And don't forget the throat lozenges... all those shouts of 'cover back' from the touchline!

Home Office Mum said...

good tip Dotterel. Not that I even know what 'cover back' means but I'm sure I'll be shouting all the same

Ellen Arnison said...

And don't forget the really annoying little black things that end up on the floor from boots used on all-weather courts.
Oh and the fact that everytime you open your car boot expecting to see space, you will see equipment.

nappy valley girl said...

Oh good luck.

I feel the same way about sport. I was always useless at team sports and so was The Doctor. Our parents never encouraged us to do any, either. But we are determined that the boys be given every opportunity to do it and enjoy it -they both have loads of energy, and we want them to be healthy and to want to be outside rather than inside on a Playstation when they're older. So Littleboy 1 starts Saturday sports class in April, and both do gymnastics. I can't see myself as a soccer mom, but maybe I'll end up as one too....

Iota said...

Out of the Doldrums, but straight onto the sidelines!

Home Office Mum said...

Ellen - haven't had any experience wih the litle black things. No doubt will soon. Right now it's all about mud

Nappy valley - exactly, my two would spend all day playing Wii if they were sent off doing real sport, rather than pretend sport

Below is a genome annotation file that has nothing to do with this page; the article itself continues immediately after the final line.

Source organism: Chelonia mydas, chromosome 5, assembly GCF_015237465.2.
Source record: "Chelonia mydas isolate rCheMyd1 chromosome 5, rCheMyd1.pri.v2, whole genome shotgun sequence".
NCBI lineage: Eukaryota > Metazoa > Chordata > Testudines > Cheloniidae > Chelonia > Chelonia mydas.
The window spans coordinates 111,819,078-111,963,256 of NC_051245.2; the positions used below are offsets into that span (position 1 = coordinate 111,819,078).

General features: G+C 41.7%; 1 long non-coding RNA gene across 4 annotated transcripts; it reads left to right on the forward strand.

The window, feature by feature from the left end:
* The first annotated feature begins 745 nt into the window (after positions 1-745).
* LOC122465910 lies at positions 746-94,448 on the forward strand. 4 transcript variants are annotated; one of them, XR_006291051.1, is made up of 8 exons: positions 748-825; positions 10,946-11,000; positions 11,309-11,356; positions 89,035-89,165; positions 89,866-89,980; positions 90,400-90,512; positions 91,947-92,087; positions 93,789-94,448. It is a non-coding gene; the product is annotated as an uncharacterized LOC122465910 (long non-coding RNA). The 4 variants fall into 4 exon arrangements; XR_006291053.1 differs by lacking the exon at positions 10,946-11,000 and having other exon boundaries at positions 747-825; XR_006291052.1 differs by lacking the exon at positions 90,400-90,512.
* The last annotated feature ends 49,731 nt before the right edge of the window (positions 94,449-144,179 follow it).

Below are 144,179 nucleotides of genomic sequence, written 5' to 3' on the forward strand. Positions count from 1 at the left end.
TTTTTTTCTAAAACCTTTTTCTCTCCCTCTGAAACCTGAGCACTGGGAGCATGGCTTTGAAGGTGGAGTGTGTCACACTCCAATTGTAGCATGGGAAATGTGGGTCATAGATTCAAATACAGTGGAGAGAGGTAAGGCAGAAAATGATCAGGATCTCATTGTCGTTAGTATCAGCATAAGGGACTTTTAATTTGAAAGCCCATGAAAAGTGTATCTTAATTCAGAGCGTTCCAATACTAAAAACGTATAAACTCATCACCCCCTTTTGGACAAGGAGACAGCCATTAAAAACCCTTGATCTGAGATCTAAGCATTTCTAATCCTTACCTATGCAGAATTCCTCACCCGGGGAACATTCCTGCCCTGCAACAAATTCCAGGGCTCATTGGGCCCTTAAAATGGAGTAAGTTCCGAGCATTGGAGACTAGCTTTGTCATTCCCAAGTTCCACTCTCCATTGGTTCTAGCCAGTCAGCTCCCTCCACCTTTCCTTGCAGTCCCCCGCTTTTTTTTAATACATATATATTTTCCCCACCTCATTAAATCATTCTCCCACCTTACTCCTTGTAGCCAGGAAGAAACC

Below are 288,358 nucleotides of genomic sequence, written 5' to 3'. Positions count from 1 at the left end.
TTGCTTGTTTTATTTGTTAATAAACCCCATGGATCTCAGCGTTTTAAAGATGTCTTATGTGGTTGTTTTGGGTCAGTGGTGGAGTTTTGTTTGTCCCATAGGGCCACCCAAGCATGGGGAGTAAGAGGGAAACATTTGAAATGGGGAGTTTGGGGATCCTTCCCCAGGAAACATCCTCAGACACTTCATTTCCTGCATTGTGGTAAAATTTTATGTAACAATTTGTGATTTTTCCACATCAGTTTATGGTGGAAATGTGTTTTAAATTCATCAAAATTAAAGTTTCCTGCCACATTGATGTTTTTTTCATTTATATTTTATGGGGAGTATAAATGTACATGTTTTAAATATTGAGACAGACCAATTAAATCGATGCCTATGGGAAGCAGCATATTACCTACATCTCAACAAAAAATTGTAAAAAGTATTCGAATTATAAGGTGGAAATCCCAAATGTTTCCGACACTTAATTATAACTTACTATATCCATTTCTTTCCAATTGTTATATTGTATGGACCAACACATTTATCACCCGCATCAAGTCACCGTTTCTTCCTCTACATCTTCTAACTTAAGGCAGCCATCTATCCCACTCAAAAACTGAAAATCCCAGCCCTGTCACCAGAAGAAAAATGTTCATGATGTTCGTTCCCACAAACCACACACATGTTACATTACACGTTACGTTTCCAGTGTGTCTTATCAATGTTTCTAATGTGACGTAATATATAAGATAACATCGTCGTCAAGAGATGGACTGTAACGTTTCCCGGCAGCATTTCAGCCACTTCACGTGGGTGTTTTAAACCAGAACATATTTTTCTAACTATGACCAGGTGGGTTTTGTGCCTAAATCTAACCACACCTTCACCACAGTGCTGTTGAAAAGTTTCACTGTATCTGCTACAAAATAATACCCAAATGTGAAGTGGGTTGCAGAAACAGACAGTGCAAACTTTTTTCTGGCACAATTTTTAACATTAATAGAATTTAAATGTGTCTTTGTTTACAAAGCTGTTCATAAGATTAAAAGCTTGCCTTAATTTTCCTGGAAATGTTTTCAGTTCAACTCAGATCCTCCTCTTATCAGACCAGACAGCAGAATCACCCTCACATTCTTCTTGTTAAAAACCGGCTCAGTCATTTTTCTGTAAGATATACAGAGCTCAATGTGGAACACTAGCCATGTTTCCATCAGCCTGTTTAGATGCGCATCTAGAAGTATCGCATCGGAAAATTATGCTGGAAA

Iota - I know, I know.

incidentally, today's match was called off due to the pitch being too frozen solid. Shows you just how friggin cold these Sunday mornings are going to be. Yay!

Dalia (Generation X Mom) said...

I know exactly what you are saying. Same here. And, yes, my life is now pretty much all about their activities. I always heard about how crazy it gets when they get this age (mine now 4,10,12) but always thought, ya, ya, ya. Now I know what they were saying! Oh, and don't forget the hand warmers!

Brit in Bosnia / Fraught Mummy said...

My two boys are just 18 months behind your two. I'm reading with interest to see where you go next. Sport will pay a major part of their life as it tallies with my parenting philosophy for boys which is basically 'run them into the ground'. Dave is really keen to get them into Karate, because it teaches them discipline and restraint (and because he did it), but I'm worried we'll be a sport only household, what with swimming (like you say non-negotiable) the inevitable football (my PhD research into football means that the boys have already spent many hours of their life watching matches) and what about cricket? My washing machine can't cope as it is, I'm worried about the muddy kit!

Home Office Mum said...

Dalia - I think hand warmers will become my next purchase

Brit in Bosnia - I know what you mean about totally focused on sport. Son 1 was keen to do music too but it just feels like too much right now. Not that I want to discourage him, but good grief.

katyboo1 said...

I hope it went well for all of you. Perhaps Uggs would be an investment? I don't like them but I bet they keep your feet toasty.

Welsh Girl said...

My friends with sporting aged children all seem to have resigned themselves to spending every weekend at a rugby / football / cricket pitch for the next ten years. I may envy parents many things, but not that! I hope the match went well and applaud your dedication. I send a mental cheerleader your way to cheer you on in the stands...